A DJ has to use a program like Serato Scratch Live, which costs several hundred dollars, to lend digital files a tactile dimension even remotely comparable to the feel of a spinning piece of vinyl, and the digital perks attached to an iTunes Album pale next to the pleasures of a well-designed gatefold LP. So yes, there are certainly advantages to music that’s manufactured in a physical form. But they’re nothing next to the advantages of music that isn’t. Your sister’s high school emo band can accumulate a few hundred thousand fans without the assistance of a label or a manager, and even casual listeners now have easy access to tons of localized tweaks on hip-hop and dance music from places like Angola and Brazil—stuff that even dedicated heads would’ve had a hard time digging up just a few years ago. Not many Western labels are willing to underwrite something like a compilation of nasty booty-lectro from the slums of Rio, but that’s fine; we no longer need them to.
The Gangsta-Rap Era Ended
Commercial hip-hop rode into the 00s atop a bubble of economic excess, driven by blinged-out thugs big on gun talk and coke-slinging stories. Though trap rap isn’t in any immediate danger of dying out—what else are Clipse and Jeezy going to write about?—the pop market’s appetite for paper-thin gangsta personalities has been waning since mid-decade, and during those same years mainstream hip-hop has been on an experimental tear that makes the Neptunes’ giddy, game-changing early work seem tame. The guys steering rap these days are a former child actor (Drake), a guy who spends his down time making emo-flavored rock (Lil Wayne), and a fashion geek who listens to Can (Kanye).
Of all the embarrassingly named subgenres born over the past ten years—chillwave, hipster-hop, UK funky, shitgaze—my favorite is dubstep. A British-born descendant of drum ‘n’ bass via two-step garage, which itself arose from a hybridization of drum ‘n’ bass and R & B, dubstep shares its forebears’ addiction to deep bass, chilly minimalism, and complicated, syncopated beats, but its rhythms are slow and wobbly instead of rigid and manic. The style produced one of the best albums of the decade—Untrue, by enigmatic British producer Burial—and if just the right conditions arise and a breakout song crashes the charts, it could define the shape of pop and hip-hop well into the twenty-teens.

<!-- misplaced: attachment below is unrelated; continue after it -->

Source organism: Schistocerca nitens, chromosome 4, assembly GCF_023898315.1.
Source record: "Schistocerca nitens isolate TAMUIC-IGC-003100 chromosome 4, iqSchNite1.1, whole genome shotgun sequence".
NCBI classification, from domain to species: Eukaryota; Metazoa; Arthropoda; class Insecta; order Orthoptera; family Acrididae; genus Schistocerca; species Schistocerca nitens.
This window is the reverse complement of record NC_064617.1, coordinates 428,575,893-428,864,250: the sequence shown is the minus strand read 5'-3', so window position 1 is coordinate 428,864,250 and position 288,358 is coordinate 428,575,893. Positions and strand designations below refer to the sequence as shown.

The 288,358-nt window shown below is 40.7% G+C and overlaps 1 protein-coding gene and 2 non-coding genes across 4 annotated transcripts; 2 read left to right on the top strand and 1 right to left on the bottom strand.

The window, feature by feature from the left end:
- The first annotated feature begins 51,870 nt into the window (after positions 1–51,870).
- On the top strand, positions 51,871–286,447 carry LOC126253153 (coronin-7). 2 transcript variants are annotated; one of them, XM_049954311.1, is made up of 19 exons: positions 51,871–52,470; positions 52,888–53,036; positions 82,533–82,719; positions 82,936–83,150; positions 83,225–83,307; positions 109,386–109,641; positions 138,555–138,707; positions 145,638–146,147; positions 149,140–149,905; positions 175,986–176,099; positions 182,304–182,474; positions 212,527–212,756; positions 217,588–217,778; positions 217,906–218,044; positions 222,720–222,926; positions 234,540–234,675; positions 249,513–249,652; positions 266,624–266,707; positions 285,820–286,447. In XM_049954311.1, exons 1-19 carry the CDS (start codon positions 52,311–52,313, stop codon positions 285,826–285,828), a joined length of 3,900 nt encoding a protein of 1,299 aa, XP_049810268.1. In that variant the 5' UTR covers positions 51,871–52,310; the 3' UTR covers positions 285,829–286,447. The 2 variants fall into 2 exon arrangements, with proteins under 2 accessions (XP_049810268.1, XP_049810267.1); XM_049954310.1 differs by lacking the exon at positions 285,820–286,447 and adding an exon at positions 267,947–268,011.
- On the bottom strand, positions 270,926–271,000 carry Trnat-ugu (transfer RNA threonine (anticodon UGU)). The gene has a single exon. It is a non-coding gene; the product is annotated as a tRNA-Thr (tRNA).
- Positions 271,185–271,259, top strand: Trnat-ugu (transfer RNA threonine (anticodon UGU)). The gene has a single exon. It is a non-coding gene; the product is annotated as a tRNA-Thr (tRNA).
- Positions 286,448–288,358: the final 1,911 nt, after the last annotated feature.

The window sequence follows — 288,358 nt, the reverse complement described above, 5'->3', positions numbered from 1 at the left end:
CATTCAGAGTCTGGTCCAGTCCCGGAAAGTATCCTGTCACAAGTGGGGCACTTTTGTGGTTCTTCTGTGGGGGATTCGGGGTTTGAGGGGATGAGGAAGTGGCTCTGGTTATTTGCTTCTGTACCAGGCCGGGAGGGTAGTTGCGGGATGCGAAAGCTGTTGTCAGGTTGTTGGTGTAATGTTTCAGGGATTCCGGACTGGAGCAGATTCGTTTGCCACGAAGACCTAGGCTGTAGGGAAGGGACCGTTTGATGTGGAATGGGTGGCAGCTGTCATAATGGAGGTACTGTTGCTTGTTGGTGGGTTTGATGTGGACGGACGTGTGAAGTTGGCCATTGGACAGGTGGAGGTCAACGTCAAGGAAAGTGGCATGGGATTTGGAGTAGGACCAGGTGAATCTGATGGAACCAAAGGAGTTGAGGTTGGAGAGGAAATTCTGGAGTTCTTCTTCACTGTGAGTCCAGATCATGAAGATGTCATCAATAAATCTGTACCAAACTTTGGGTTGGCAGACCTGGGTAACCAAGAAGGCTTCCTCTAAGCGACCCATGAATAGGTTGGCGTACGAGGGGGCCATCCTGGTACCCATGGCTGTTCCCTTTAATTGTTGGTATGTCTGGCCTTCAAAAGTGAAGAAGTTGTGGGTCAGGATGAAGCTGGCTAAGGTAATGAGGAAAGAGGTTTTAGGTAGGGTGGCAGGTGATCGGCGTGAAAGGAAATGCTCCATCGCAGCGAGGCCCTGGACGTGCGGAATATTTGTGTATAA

This androgynous English waif makes rough-hewn songs that split the difference between twee, clattering pop and deep, heavy dance music, apparently by following a radical DIY philosophy that says if you’re capable of picking up an instrument then you’re capable of playing it. If I had my way she’d be as big as Britney.
Mainstream Country Artists Became Critical Darlings
In the 90s plenty of good music criticism traded in Lester Bangs-style snark and outrage, resting on the presumption that the mainstream was basically trying to feed people bullshit. Eventually the implied dichotomy at the heart of that style—popular is bad, obscure is good—was rendered irrelevant by the sheer number of respectable acts that left the underground for positions on the charts. With a push from a galvanizing 2004 essay by Kelefa Sanneh, “rockist” became a slur in certain circles, used to refer to reactionaries who could not or would not see value in contemporary pop—you know, the stuff millions upon millions of people listen to devoutly. The fact that so many critics are now willing to take pop seriously has resulted in some embarrassments (like straight-faced reevaluations of Creed’s career), but it’s also meant that mainstream country artists like Brad Paisley and Taylor Swift have actually gotten some respect. Both make deftly executed pop and move platinum numbers, but their audience overlaps only barely with the tastemaking class, which tends to be bohemian and urban. Critics’ attempts to bridge that demographic gap are a welcome example of populism actually doing good.